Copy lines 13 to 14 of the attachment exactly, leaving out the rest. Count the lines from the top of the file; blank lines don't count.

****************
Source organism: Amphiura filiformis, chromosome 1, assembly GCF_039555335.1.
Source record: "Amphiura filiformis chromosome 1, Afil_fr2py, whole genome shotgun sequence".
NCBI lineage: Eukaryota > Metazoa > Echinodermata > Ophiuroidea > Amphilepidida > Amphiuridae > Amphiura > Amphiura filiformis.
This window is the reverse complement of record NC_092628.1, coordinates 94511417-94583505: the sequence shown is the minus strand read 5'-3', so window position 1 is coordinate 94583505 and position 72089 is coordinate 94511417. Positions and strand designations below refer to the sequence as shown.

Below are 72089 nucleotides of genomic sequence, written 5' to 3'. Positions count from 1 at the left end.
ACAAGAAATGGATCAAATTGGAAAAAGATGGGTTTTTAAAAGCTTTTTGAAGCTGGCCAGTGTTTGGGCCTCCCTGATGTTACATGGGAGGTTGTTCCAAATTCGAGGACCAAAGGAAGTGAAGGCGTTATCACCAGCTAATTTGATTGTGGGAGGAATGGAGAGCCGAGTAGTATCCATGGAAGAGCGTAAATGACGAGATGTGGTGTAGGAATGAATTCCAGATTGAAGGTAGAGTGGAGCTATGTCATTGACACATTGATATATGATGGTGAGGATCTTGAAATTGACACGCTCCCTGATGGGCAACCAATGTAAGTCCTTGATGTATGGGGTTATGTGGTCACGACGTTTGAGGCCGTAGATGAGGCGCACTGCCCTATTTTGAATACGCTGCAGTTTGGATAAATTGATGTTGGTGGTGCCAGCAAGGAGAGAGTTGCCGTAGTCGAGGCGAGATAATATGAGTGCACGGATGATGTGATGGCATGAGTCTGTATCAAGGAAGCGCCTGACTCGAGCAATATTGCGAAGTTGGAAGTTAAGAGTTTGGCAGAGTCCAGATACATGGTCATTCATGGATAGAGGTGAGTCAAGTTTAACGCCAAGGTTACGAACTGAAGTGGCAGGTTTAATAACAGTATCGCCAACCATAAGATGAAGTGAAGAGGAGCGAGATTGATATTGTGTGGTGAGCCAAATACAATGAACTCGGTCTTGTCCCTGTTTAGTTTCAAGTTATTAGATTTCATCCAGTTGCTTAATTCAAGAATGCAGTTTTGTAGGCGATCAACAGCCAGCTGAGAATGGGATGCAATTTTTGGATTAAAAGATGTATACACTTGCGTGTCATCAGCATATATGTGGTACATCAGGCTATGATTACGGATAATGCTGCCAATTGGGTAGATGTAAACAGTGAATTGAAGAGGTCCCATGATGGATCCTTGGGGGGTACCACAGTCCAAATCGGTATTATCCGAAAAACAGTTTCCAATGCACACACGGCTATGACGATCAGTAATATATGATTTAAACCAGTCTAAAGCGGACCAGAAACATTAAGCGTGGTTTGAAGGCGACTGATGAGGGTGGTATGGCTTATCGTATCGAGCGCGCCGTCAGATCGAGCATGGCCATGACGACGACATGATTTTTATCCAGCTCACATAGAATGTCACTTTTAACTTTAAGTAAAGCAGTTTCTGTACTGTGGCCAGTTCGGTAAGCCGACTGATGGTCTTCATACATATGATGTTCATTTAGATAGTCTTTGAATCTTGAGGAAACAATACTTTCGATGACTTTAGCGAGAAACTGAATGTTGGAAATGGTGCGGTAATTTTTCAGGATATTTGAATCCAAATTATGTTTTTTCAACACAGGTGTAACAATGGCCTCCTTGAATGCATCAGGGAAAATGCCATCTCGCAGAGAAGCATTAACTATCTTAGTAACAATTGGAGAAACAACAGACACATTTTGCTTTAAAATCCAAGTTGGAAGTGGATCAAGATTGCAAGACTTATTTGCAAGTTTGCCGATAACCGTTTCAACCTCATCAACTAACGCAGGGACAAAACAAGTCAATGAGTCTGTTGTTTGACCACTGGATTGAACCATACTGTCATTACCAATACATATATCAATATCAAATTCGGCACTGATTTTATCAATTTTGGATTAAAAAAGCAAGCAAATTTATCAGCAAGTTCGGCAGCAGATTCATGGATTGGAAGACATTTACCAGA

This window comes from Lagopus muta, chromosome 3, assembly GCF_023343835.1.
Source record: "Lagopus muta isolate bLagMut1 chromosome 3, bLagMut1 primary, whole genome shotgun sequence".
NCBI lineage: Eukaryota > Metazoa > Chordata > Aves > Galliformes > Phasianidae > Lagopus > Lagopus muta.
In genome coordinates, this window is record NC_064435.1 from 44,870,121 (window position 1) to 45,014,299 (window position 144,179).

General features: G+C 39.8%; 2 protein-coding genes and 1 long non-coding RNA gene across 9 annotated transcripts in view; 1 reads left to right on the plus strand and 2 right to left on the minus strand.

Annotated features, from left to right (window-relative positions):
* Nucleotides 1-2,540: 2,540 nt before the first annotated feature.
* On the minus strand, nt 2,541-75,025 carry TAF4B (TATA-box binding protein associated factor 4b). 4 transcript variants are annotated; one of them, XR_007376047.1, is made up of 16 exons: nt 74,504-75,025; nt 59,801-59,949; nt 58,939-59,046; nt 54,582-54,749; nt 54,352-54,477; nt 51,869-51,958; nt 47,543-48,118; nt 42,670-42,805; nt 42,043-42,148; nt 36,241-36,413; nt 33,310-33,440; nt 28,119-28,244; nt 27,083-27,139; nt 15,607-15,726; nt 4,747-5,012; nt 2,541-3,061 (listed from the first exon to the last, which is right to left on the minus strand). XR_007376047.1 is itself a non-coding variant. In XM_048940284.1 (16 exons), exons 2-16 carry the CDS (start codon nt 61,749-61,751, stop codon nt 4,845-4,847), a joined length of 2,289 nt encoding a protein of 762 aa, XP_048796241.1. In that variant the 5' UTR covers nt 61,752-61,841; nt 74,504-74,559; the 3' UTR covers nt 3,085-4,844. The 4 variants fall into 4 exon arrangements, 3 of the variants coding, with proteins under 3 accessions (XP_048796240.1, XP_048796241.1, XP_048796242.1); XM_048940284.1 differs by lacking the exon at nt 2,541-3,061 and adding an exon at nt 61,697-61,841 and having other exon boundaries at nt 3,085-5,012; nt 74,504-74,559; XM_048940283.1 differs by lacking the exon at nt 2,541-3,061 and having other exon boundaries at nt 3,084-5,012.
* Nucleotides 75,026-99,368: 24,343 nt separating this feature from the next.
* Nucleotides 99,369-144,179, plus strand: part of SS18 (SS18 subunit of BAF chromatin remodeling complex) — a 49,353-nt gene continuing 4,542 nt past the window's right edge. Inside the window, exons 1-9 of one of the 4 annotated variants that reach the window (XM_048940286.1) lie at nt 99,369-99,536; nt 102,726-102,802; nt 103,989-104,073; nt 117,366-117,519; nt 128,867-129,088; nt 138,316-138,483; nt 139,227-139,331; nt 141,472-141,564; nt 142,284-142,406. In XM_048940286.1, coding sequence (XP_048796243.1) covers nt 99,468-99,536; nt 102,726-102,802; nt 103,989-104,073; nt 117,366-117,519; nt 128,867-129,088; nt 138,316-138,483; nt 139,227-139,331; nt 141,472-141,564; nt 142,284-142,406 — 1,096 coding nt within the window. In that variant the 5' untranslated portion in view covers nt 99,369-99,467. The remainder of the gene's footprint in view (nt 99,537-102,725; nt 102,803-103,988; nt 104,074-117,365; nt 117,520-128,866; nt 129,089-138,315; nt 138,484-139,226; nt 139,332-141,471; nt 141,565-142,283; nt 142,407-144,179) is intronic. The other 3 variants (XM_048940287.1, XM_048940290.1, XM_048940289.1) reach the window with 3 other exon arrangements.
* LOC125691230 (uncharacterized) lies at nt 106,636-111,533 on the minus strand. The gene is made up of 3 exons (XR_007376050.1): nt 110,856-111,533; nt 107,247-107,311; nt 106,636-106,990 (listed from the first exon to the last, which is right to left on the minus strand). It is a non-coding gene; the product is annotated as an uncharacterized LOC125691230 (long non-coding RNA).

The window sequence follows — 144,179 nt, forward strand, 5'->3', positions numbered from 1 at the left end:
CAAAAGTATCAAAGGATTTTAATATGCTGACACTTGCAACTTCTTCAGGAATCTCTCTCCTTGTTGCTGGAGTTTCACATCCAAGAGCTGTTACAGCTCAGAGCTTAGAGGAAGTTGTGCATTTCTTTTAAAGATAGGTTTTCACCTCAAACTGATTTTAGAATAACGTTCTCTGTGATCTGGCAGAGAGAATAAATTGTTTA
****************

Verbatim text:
* Nucleotides 1-2,540: 2,540 nt before the first annotated feature.
* On the minus strand, nt 2,541-75,025 carry TAF4B (TATA-box binding protein associated factor 4b). 4 transcript variants are annotated; one of them, XR_007376047.1, is made up of 16 exons: nt 74,504-75,025; nt 59,801-59,949; nt 58,939-59,046; nt 54,582-54,749; nt 54,352-54,477; nt 51,869-51,958; nt 47,543-48,118; nt 42,670-42,805; nt 42,043-42,148; nt 36,241-36,413; nt 33,310-33,440; nt 28,119-28,244; nt 27,083-27,139; nt 15,607-15,726; nt 4,747-5,012; nt 2,541-3,061 (listed from the first exon to the last, which is right to left on the minus strand). XR_007376047.1 is itself a non-coding variant. In XM_048940284.1 (16 exons), exons 2-16 carry the CDS (start codon nt 61,749-61,751, stop codon nt 4,845-4,847), a joined length of 2,289 nt encoding a protein of 762 aa, XP_048796241.1. In that variant the 5' UTR covers nt 61,752-61,841; nt 74,504-74,559; the 3' UTR covers nt 3,085-4,844. The 4 variants fall into 4 exon arrangements, 3 of the variants coding, with proteins under 3 accessions (XP_048796240.1, XP_048796241.1, XP_048796242.1); XM_048940284.1 differs by lacking the exon at nt 2,541-3,061 and adding an exon at nt 61,697-61,841 and having other exon boundaries at nt 3,085-5,012; nt 74,504-74,559; XM_048940283.1 differs by lacking the exon at nt 2,541-3,061 and having other exon boundaries at nt 3,084-5,012.